As the editor of one of the most inclusive platforms for content made by and for Latinas, the term “Latinx” has been sitting on my desk, watching me and reminding me of an often procrastinated task.
It’s about taking two minutes to pause the running around of the day and ask myself, “What am I, exactly?” “How do I identify myself?” The problem is, for a Millennial in the middle of the mental healing rabbit hole, these kinds of questions are always thorny.
In the BELatina newsroom, we have talented female writers from all backgrounds — Afro-Latinas, Syrian-Latina, Colombian, Mexican, Puerto Ricans, and more. But there are also those of us who identify as lesbian and queer. And it is precisely we who, in the midst of mediatization, found a certain comfort in the neologism “Latinx.”
It turns out that the process of healing the wounds inherited by heteropatriarchal generations has made us both resilient and delicate when it comes to self-determination. While it is true that the term Latinx was born around the beginning of the 21st century, the need to break with the linguistic tradition of calling plurals in the masculine has always made us uncomfortable.
In the Southern Cone, for example, for decades, the feminist movement has renounced the “masculine-feminine” binomial and has opted to put an “e” at the end of plurals. The problem is that living in a predominantly English-speaking country, that “e” fell short — at least at first. Similarly, saying “Latinx” in Spanish sounds cacophonous.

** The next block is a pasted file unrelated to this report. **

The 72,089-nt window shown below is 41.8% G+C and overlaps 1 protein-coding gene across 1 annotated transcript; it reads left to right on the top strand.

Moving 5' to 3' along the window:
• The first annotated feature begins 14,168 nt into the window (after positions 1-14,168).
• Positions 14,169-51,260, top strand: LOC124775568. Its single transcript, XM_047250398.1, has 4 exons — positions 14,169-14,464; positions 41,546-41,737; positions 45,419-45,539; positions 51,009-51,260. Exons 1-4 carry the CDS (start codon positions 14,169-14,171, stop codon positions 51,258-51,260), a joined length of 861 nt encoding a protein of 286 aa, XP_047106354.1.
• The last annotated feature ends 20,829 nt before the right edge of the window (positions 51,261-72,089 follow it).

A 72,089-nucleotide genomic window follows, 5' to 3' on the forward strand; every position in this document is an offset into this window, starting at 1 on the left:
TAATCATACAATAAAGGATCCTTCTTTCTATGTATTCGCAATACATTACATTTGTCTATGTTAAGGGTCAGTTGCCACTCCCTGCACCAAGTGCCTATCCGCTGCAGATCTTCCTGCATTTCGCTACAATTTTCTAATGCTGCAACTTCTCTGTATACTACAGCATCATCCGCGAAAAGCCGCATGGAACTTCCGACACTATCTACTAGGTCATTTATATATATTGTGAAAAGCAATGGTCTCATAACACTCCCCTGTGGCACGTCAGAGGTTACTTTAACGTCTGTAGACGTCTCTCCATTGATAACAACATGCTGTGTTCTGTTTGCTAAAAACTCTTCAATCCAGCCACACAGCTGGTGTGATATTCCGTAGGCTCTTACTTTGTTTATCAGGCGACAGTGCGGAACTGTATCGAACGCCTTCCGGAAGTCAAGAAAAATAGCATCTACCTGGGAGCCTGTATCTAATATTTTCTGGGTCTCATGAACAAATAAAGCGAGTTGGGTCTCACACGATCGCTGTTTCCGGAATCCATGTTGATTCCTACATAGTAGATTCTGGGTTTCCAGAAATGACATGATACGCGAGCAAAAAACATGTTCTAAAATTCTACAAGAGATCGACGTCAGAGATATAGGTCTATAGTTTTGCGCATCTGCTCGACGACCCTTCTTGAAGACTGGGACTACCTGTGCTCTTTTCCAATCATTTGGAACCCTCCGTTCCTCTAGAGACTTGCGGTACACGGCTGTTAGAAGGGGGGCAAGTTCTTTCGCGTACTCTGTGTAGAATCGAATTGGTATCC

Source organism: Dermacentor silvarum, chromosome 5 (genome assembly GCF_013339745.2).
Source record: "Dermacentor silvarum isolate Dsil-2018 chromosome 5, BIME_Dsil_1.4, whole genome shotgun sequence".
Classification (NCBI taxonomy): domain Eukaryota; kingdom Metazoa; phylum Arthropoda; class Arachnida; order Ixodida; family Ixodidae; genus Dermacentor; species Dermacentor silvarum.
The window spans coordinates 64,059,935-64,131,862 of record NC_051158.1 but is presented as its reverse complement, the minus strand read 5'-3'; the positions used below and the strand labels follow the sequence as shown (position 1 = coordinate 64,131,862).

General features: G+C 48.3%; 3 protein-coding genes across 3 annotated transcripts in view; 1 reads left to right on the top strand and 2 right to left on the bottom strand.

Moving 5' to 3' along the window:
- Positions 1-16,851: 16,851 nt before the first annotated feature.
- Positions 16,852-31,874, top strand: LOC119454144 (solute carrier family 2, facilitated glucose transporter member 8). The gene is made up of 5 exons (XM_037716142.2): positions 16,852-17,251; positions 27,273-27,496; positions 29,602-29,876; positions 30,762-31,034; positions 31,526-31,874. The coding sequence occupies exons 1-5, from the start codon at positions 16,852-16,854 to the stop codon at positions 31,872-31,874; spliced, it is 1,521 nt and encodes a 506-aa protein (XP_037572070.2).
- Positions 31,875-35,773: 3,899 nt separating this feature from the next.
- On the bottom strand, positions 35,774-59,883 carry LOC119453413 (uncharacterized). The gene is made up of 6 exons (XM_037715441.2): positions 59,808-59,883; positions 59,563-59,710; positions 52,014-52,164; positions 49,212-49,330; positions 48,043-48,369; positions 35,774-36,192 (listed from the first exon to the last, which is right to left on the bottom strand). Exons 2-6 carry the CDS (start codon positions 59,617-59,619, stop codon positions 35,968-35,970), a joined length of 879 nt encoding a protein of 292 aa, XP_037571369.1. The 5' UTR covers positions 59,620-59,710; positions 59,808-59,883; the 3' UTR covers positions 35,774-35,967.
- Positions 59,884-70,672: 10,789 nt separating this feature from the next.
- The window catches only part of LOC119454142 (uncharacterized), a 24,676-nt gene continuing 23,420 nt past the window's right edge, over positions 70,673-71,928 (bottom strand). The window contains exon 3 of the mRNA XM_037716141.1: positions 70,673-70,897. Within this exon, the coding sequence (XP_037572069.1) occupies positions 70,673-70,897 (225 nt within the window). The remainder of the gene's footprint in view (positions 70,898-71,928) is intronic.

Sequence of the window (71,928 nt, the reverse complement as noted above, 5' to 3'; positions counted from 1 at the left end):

During the dark era of Trumpism, and once political proselytizing found the Latino community in the U.S. to be its ideal Trojan horse, the term “Latinx” became, once again, a political issue and, thus, as columnist Rubén Navarrete rightly says, the rest was lost in translation.
However, our responsibility as communicators remains unchanged: We must adapt to the needs of our audience if we want our job of telling the stories of our community to be correct and fair.
That is why we at BELatina have decided to use, as our sisters in the south of the continent have done, the “e” in order to transform our language and make it as inclusive as possible, far from any political instrumentalism.
No, this is not a queer agenda, much less an attempt to “rainbow-wash” our content. We speak from the deep reflection of our own identity as women, women of color, and members of the LGBTQ+ community.
This work is by and for everyone. It is about creating spaces for debate where the invitation is, as the salsa says, “entren que caben cien.”
And although we don’t know what the new generations will bring, this is a decision made according to the winds of change, and always open to reorientation and adaptation, having our audience as our only priority.
So, today, as always, we thank our Latine community for accompanying and inspiring us in this journey of self-discovery.
This is a journey best experienced in good company.
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